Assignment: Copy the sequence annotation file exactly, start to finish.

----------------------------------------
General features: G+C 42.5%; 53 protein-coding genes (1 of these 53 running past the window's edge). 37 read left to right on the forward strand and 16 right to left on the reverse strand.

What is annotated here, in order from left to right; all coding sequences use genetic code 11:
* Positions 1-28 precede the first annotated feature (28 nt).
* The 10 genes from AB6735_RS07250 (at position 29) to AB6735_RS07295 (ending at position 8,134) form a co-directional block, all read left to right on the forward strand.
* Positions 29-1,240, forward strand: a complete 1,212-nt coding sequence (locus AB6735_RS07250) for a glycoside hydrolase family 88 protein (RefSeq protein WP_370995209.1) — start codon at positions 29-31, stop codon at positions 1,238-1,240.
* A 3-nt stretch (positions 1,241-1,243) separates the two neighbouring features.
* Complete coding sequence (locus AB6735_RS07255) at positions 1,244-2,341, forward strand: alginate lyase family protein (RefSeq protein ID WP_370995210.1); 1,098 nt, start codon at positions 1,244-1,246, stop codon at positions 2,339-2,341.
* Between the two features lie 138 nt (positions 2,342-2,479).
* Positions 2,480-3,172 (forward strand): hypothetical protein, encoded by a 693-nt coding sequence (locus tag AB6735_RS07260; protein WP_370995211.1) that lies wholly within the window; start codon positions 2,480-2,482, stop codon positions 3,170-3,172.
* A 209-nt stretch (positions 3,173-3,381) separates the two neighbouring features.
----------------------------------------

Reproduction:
General features: G+C 42.5%; 53 protein-coding genes (1 of these 53 running past the window's edge). 37 read left to right on the forward strand and 16 right to left on the reverse strand.

What is annotated here, in order from left to right; all coding sequences use genetic code 11:
* Positions 1-28 precede the first annotated feature (28 nt).
* The 10 genes from AB6735_RS07250 (at position 29) to AB6735_RS07295 (ending at position 8,134) form a co-directional block, all read left to right on the forward strand.
* Positions 29-1,240, forward strand: a complete 1,212-nt coding sequence (locus AB6735_RS07250) for a glycoside hydrolase family 88 protein (RefSeq protein WP_370995209.1) — start codon at positions 29-31, stop codon at positions 1,238-1,240.
* A 3-nt stretch (positions 1,241-1,243) separates the two neighbouring features.
* Complete coding sequence (locus AB6735_RS07255) at positions 1,244-2,341, forward strand: alginate lyase family protein (RefSeq protein ID WP_370995210.1); 1,098 nt, start codon at positions 1,244-1,246, stop codon at positions 2,339-2,341.
* Between the two features lie 138 nt (positions 2,342-2,479).
* Positions 2,480-3,172 (forward strand): hypothetical protein, encoded by a 693-nt coding sequence (locus tag AB6735_RS07260; protein WP_370995211.1) that lies wholly within the window; start codon positions 2,480-2,482, stop codon positions 3,170-3,172.
* A 209-nt stretch (positions 3,173-3,381) separates the two neighbouring features.